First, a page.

Episode 9 (ft. Sammy Andrews): The music business needs to break down its own data silos

Deviate Digital CEO Sammy Andrews joins this episode to unpack why there remain so many stubborn data silos among artists, labels, distributors, promoters and streaming platforms in the music industry, and what steps we might be able to take to address the problem. We discuss the types of data that music companies would actually benefit from sharing *more* with each other, as well as the merits and drawbacks of breaking down silos through company diversification (e.g. management companies starting labels) and bundling (e.g. selling merch and digital music downloads together to game the charts). At the end, we discuss big-tech companies investing in different kinds of original content and the implications of Spotify backing Facebook's forthcoming cryptocurrency Libra.

INTRO/OUTRO MUSIC
"Flowers" by a[way]
Creative Commons — Attribution 3.0 Unported  — CC BY 3.0
Free Download/Stream: http://bit.ly/Flowers-away
Music promoted by Audio Library: https://youtu.be/h_7V5TXkAw4

FEATURED GUEST
Sammy Andrews
CEO, Deviate Digital
This episode is inspired by Sammy's recent column in Music Week about the stubborn data silos that persist in the music industry.

TIMESTAMPED TOPICS

[2:49] Interview begins

[5:53] Preliminary overview of different data silos that exist among artists, labels, publishers, distributors and streaming platforms. Examples:
  • Siloed consumption data among several labels for the album
  • Siloed audience data among labels and promoters
  • Labels charging outside parties to use retargeting data, not being open to outside pixel tracking
[9:49] Importance of asking for access to certain kinds of data in recording/publishing contracts.

[11:15] Promoters usually get left behind in terms of access to data, but take on the most risk in putting on shows.
  • How can managers and agents help solve the issue?
  • What role can streaming platforms like Spotify play in terms of driving higher clickthrough rates for ticket sales?
[15:09] DSPs have a long way to go before fully nurturing and monetizing superfan relationships.
  • E.g. possibility of streaming services offering artists the data and tools to retarget their most loyal fans off-platform
[16:40] Distributors offering self-serve advertising platforms to indie artists
  • Examples: CD Baby's Show.co; Sammy mentions Beatchain
  • CORRECTION: AdRev, which is owned by CD Baby's parent company, focuses on Content ID management and video monetization, not on advertising.
  • These types of platforms still may have a drawback in terms of full autonomy from a siloed platform.
[21:08] Given that nothing is certain in terms of the future of tech and media companies, the best way to protect artists is to ensure that they can have their consumption, audience and payment data move with them, as opposed to constantly trying to cobble together fragmented sources at the whim of third parties.

[26:05] What are types of data that music companies are very protective about and don't want to share, but whose openness could actually benefit them more?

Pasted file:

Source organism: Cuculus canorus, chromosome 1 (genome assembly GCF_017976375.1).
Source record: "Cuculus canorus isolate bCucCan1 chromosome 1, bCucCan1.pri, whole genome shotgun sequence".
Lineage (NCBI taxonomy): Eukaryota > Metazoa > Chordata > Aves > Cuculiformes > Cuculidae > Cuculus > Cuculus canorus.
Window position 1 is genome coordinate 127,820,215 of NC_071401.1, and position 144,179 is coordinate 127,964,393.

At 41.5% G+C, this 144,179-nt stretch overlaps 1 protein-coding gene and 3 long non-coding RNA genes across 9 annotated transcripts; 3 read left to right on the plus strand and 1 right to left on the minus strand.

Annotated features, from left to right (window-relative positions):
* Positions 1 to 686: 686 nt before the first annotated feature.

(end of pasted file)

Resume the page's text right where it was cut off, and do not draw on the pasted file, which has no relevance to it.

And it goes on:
[30:03] More and more music companies all morphing into the same thing and eating into each other's revenue streams.
  • Original article comes from Music Business Worldwide's Tim Ingham, writing for Rolling Stone.
  • Caveat: Will this consolidation just lead us back to an era of predatory 360 deals?
[33:09] Is bundling an effective solution for breaking down data silos, or does it just take advantage of fans?
[36:10] The chicken-egg problem for solving the data-silo problem: Should we try to build a concrete product first, or start by tackling wider organizational practices and behaviors?
  • Lessons from other industries: practices for a global album launch should be on par with how big-name fashion brands Nike and Adidas plan global product launches.
  • Data silos present artists from being able to treat themselves as legitimate, always-on brands.
[42:31] Overrated/Underrated segment begins

[42:39] Sammy's topic: Big tech players like Netflix, Facebook and Spotify extending and diversifying their reach into entirely different types of content and technologies.
  • Example of a failure: Amazon's short-lived ticketing venture.
  • Where does the music industry fit in, with respect to carving out different routes to market and thinking in a more innovative way about press and media campaigns?
[47:25] Caveats of doing exclusive distribution and content deals with tech platforms
  • Crazy Rich Asians director Jon M. Chu chose to go with a traditional big-screen release over a Netflix exclusive deal, which allowed him and the film to break box-office records and have wider cultural impact.
  • Should artists "sign" to streaming platforms — or is the ideal relationship more nuanced?
  • With great content opportunities come great digital advertising opportunities, which can go a much longer way than a single, poorly-placed TV ad. Sammy comes across a few new advertising opportunities for her clients every week.
[52:46] Cherie's topic: Spotify is one of several tech companies supporting Facebook's new cryptocurrency Libra.
  • Spotify published an official post on their website.
  • The Libra partnership parallels Spotify's needs to integrate directly with local telcos in emerging because of the relative lack of separate bank accounts.

Special thanks to Jay Shah for help with editing and mixing!

★ Support this podcast on Patreon ★

Join our newsletter

Got it. You're on the list!
© 2019 Water & Music